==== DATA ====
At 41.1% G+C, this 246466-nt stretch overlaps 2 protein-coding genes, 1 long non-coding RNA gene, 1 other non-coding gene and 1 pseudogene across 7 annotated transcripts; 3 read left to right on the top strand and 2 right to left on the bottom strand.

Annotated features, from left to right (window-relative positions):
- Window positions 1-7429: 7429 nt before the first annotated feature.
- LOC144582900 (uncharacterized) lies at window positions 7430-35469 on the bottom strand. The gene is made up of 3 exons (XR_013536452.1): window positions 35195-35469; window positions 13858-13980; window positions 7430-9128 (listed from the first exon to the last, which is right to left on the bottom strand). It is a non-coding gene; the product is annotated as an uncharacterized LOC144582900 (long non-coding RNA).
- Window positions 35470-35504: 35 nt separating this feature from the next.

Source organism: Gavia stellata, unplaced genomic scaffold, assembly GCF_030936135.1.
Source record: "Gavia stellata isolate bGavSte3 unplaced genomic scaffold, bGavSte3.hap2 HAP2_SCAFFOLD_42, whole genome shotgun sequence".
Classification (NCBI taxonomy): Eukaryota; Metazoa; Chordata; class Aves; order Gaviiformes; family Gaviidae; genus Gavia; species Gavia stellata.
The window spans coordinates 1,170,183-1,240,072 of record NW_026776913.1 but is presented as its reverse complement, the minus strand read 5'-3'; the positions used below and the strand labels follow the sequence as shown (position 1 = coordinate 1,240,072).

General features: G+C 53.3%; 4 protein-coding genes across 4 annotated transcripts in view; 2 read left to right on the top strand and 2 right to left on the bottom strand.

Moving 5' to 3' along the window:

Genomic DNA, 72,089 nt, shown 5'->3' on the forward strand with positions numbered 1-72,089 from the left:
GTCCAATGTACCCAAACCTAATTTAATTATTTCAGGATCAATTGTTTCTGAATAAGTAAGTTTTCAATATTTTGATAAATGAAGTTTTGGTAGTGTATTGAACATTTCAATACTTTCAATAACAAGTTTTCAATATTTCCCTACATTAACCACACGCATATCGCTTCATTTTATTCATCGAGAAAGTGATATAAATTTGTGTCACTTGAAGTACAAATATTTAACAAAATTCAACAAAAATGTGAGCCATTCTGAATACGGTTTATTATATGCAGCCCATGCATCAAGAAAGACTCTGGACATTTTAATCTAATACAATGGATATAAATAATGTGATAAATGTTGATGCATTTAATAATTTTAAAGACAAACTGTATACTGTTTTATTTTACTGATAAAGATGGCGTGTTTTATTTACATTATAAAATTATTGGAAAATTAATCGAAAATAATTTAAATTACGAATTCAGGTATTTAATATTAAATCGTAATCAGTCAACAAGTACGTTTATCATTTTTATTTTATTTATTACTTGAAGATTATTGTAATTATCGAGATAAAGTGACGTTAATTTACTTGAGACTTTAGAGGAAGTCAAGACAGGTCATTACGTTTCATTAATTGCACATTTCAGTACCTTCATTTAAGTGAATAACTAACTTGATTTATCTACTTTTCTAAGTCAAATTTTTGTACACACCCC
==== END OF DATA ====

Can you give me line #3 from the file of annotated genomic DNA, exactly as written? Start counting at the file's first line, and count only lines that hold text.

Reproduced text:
- Window positions 1-7429: 7429 nt before the first annotated feature.